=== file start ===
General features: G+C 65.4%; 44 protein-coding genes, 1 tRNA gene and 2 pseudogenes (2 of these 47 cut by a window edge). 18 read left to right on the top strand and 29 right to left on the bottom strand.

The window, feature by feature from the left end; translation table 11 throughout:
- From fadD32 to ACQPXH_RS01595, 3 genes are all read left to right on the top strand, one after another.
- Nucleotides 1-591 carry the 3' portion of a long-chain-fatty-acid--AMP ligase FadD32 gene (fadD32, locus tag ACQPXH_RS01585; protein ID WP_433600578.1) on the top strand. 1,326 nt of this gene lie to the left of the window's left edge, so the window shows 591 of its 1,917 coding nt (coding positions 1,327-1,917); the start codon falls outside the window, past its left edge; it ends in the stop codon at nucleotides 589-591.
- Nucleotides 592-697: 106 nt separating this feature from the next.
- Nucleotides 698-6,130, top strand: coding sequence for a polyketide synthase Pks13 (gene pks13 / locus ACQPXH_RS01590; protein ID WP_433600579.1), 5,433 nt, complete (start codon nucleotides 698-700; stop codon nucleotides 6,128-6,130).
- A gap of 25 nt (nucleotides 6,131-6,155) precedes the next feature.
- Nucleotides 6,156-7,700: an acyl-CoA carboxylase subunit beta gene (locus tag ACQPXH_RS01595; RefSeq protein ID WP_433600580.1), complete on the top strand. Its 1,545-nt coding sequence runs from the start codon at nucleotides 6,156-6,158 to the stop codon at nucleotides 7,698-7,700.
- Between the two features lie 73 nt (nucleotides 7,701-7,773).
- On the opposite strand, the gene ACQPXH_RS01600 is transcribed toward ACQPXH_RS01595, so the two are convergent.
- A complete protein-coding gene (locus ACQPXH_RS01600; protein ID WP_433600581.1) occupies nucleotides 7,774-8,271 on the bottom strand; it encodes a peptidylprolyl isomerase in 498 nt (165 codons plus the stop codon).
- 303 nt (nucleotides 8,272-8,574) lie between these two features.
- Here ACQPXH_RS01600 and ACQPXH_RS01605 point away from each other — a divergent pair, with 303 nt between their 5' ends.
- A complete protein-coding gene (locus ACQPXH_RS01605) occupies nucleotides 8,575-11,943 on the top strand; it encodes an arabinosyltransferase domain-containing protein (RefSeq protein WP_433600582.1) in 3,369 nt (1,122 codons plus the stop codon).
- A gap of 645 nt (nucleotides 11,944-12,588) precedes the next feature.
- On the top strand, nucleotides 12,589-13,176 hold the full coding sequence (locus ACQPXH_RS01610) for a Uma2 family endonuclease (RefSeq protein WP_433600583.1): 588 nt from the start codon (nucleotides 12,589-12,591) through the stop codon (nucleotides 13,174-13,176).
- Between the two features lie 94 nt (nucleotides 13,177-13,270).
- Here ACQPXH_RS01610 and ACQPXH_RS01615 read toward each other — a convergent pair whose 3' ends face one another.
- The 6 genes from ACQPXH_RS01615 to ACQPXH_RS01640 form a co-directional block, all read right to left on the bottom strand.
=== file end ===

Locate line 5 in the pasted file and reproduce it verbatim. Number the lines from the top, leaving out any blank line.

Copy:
- Nucleotides 592-697: 106 nt separating this feature from the next.